7 Means of Trimming Waste and Fat in Your Company

Trim Waste and Fat In Your Company

Guest Blog Post by Hank Moore 2/1/12

1. Core Operations. Reflect carefully upon what business you are really in. Sell obsolete inventory. Determine which equipment is worth keeping, repairing, updating or replacing. Re-tool obsolete production processes.

2. Administration. Determine what can be automated, outsourced or dispensed with. Make judicious cuts at all levels. Determine who pulls their weight. Cut those who do not respond to retraining or perform according to the new organizational approach. Commit to an ongoing Re-engineering program, in concert with and directed by a Visioning program.

3. Financial. Review and update accounting systems, cash flows, payables and receivables more regularly. Keep the “bean counter mentality” localized to financial areas and not let it spread to the “higher numbered branches.”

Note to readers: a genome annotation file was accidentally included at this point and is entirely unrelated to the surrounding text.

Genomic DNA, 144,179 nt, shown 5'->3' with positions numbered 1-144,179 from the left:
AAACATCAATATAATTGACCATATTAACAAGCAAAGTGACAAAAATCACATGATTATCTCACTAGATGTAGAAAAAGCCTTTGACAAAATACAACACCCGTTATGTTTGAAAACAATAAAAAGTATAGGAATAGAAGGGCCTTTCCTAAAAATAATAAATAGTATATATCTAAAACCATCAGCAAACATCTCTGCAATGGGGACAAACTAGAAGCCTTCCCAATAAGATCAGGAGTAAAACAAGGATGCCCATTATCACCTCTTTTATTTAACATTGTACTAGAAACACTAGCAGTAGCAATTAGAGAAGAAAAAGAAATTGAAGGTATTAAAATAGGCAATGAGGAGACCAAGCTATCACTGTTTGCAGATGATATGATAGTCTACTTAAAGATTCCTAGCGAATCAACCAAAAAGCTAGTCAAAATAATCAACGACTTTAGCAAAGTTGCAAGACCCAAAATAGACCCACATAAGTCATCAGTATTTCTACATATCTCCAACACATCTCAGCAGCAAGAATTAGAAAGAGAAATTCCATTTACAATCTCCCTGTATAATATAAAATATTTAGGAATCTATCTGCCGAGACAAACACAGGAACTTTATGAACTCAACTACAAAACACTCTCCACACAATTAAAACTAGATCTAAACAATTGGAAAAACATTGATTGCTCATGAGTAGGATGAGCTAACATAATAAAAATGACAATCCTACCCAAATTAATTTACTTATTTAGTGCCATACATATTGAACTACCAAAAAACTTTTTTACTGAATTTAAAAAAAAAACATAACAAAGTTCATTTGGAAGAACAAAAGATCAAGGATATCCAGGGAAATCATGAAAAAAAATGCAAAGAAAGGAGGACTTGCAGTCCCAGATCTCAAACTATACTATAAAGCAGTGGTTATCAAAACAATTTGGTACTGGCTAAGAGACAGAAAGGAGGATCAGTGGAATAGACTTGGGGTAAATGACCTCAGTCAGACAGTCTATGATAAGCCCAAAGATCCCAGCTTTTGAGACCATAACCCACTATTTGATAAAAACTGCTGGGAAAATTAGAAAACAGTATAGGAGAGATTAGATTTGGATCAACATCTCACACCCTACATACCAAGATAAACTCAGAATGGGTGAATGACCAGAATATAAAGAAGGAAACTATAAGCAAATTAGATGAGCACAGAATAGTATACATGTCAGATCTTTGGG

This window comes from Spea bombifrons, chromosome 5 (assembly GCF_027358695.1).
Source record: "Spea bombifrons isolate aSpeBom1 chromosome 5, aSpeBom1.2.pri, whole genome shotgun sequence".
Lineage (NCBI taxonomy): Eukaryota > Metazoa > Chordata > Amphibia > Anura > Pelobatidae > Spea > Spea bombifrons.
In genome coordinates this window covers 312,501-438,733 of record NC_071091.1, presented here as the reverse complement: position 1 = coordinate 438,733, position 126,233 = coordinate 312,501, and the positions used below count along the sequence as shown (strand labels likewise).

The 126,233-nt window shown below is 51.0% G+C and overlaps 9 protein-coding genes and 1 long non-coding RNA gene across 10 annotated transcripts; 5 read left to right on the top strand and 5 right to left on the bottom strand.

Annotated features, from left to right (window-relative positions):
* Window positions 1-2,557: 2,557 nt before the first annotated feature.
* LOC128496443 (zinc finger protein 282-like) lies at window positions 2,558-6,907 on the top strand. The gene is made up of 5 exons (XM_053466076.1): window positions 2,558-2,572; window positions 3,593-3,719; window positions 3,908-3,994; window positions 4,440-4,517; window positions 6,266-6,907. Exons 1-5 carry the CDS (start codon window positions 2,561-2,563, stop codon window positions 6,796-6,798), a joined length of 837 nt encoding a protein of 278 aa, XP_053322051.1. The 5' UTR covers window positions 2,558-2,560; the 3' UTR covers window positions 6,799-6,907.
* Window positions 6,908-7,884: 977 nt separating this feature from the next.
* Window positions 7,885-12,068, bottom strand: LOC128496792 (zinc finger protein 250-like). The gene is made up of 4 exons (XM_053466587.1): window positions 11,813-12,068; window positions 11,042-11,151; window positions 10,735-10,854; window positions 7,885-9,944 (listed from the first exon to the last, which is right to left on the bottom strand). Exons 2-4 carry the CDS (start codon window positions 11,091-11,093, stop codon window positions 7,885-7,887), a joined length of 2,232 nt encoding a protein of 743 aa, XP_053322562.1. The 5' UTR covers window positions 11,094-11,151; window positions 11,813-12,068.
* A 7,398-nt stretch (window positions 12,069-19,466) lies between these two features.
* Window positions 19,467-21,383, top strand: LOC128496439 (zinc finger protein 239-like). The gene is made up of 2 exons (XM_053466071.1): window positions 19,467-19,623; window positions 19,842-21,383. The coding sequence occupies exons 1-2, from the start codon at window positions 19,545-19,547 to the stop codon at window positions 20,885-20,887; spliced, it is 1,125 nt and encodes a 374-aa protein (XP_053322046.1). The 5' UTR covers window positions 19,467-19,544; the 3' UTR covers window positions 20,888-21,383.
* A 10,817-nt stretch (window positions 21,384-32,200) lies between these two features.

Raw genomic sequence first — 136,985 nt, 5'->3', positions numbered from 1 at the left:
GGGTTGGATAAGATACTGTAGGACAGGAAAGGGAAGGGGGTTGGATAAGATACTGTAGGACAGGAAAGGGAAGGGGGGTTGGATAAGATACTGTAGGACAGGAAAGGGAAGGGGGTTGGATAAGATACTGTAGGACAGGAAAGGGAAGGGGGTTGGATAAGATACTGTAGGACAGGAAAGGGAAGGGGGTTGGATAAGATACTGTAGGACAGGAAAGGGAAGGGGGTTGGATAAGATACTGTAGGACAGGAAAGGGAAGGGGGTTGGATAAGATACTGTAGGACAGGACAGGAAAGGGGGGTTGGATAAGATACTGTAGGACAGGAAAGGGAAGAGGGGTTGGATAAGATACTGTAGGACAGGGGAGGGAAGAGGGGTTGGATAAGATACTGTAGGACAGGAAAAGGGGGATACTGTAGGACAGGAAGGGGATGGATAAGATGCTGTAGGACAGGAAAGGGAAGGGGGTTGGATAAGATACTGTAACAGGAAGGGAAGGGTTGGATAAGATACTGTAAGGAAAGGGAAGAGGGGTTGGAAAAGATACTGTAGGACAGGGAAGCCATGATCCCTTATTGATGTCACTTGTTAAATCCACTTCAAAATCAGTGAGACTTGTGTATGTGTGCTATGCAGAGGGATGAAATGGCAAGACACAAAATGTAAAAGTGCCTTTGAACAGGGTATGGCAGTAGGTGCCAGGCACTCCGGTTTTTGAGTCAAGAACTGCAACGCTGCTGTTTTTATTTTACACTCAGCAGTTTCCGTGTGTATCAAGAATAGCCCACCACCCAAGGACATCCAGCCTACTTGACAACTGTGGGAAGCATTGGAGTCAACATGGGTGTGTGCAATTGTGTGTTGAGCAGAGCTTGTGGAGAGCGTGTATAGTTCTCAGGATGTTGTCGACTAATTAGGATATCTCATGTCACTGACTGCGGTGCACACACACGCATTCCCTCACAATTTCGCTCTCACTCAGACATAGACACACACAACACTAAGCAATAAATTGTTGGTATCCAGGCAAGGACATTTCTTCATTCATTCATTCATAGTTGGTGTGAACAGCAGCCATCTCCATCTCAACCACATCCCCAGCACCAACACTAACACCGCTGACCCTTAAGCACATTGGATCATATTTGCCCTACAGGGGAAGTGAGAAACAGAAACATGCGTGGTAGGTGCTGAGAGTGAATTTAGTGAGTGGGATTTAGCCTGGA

4. Personnel, Management. Curb costs of rehiring by taking better care of existing employees…in ways beyond payroll. Investments in continuing education, empowerment, involvement and open communications enable fewer people to do the work of more…with a better attitude. Commit to an ongoing Total Quality Management program.

5. Sales, Marketing. Research marketplaces to determine which are viable and which are not. Joint-venture on marketing promotions. Continually find new ways to improve customer service. Develop, package and advocate ways to deliver Value-Added to the marketplace.

6. Studying the Company.  Cease conducting studies in-house. An investment in proper consultants makes better utilization of your staff. Find creative ways to integrate the sales staff with R&D and production, into a more cohesive organization. Commit to an ongoing program of Leadership Development.

7. Company Longterm Growth. Plan to reinvest profits. Plan strategically to grow. Plan to succeed. Commit to a Big Picture focus…looking wholistically at each branch of operation.

Hank Moore, Futurist and Corporate Strategist™, is the highest level of business expert and discusses topics that one can only cover from having advised them over a long career, covered in “The Business Tree” and other best selling books.


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